But what about archiving? While I do view my Tweets as ephemeral I do keep them for myself. I see little to no value for others in what I tweeted 10 years ago, but I do like to have a diary like record for myself. That is where Pinboard comes in! Pinboard has always had a feature that archives the tweets of up to 3 accounts and I've had that on for several years so I still have a personal archive of everything which I like. By the way, it's an archive I pay for and know isn't shared with others. I love the ethos of Pinboard!
I would encourage you to ask if there is a reason you want your old tweets around and if not have Tweet Delete take care of it for you. Think of it as helping poor Twitter not have to keep so much data around.
I get a lot of email and I use a number of techniques to manage it. I also get some email from systems that are not things I process in email. For example, someone submits an expense report and I need to approve it. That sends me an email but the email is pointless since the work has to happen in the browser. For emails like this that are always actions, I've found it nice to route them straight into my OmniFocus Inbox using a rule. (The Omni Sync service allows you to have an email address that routes straight to your inbox.)
I use a rule like the one above to automatically shove these system emails into my Inbox and then close them out in my task workflow and outside of email. It’s a great way to keep email clean and automatically get these next actions in my system.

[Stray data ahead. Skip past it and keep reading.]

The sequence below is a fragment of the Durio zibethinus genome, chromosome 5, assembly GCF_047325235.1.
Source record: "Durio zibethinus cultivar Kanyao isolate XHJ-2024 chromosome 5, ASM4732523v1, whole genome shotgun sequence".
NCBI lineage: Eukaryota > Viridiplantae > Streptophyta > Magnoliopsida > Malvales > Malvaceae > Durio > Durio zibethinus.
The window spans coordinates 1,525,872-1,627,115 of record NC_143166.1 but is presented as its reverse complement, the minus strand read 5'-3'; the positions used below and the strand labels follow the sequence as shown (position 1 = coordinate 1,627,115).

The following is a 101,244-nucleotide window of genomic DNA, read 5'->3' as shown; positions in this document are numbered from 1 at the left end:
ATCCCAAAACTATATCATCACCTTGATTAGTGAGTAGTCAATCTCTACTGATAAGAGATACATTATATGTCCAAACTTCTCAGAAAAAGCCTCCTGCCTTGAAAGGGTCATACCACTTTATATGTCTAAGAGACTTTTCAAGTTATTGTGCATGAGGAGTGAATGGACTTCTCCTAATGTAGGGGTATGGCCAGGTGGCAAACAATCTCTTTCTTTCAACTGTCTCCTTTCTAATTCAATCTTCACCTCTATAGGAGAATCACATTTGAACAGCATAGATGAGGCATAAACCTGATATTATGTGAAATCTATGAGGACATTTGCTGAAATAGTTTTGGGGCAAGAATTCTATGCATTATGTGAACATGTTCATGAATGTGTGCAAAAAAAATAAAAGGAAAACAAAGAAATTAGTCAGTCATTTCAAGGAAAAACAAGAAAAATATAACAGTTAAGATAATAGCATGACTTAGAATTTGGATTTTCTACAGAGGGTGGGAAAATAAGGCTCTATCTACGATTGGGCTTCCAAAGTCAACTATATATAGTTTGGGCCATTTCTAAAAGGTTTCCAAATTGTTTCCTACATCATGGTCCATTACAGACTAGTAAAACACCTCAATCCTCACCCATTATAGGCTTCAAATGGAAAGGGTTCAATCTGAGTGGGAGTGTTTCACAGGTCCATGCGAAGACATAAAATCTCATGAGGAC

I’m not sure why it took me a couple of decades of email use to come up with this but I've had this mail rule in place for a little over a year and I absolutely love it. This mail rule takes meeting related emails and puts them in a special folder. Very, very simple but super helpful. My workflow for accepting meeting invites is absolutely nothing like my workflow for processing inbound email. Additionally meeting responses I largely select all and delete and will sometimes scan for a "declined" notice. In my mailbox I now have a folder for "Meetings" and then a subfolder in that folder for "Responses". I then create a rule for meeting invites, meeting responses and meeting forwards. In Outlook and Exchange it looks like this:
You'll have to modify based on your mail setup, but I find these incredibly helpful rules to keep mail processing in my Inbox nice and clean, and leave meeting work to a separate workflow focused on that.